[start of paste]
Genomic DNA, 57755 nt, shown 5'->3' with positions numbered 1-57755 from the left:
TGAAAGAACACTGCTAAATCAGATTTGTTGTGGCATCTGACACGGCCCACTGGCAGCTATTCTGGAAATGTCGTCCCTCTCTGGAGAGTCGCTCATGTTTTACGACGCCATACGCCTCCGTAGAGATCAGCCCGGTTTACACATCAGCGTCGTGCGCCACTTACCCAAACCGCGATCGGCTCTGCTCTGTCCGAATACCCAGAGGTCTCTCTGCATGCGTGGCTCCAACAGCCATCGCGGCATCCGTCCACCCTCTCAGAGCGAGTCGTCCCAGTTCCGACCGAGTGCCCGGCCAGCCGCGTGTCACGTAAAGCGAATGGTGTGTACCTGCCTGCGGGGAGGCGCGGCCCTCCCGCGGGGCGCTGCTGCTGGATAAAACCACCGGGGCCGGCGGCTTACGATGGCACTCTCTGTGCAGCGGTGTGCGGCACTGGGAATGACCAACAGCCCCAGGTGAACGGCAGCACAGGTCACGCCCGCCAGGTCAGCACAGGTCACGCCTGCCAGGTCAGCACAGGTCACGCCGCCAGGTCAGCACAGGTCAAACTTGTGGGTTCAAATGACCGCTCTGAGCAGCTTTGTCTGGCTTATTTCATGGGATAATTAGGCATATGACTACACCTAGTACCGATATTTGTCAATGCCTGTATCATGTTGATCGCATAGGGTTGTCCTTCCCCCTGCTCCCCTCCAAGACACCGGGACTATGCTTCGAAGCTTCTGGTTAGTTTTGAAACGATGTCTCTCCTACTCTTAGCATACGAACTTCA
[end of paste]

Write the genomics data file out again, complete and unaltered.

Genomic DNA, 57755 nt, shown 5'->3' with positions numbered 1-57755 from the left:
TGAAAGAACACTGCTAAATCAGATTTGTTGTGGCATCTGACACGGCCCACTGGCAGCTATTCTGGAAATGTCGTCCCTCTCTGGAGAGTCGCTCATGTTTTACGACGCCATACGCCTCCGTAGAGATCAGCCCGGTTTACACATCAGCGTCGTGCGCCACTTACCCAAACCGCGATCGGCTCTGCTCTGTCCGAATACCCAGAGGTCTCTCTGCATGCGTGGCTCCAACAGCCATCGCGGCATCCGTCCACCCTCTCAGAGCGAGTCGTCCCAGTTCCGACCGAGTGCCCGGCCAGCCGCGTGTCACGTAAAGCGAATGGTGTGTACCTGCCTGCGGGGAGGCGCGGCCCTCCCGCGGGGCGCTGCTGCTGGATAAAACCACCGGGGCCGGCGGCTTACGATGGCACTCTCTGTGCAGCGGTGTGCGGCACTGGGAATGACCAACAGCCCCAGGTGAACGGCAGCACAGGTCACGCCCGCCAGGTCAGCACAGGTCACGCCTGCCAGGTCAGCACAGGTCACGCCGCCAGGTCAGCACAGGTCAAACTTGTGGGTTCAAATGACCGCTCTGAGCAGCTTTGTCTGGCTTATTTCATGGGATAATTAGGCATATGACTACACCTAGTACCGATATTTGTCAATGCCTGTATCATGTTGATCGCATAGGGTTGTCCTTCCCCCTGCTCCCCTCCAAGACACCGGGACTATGCTTCGAAGCTTCTGGTTAGTTTTGAAACGATGTCTCTCCTACTCTTAGCATACGAACTTCA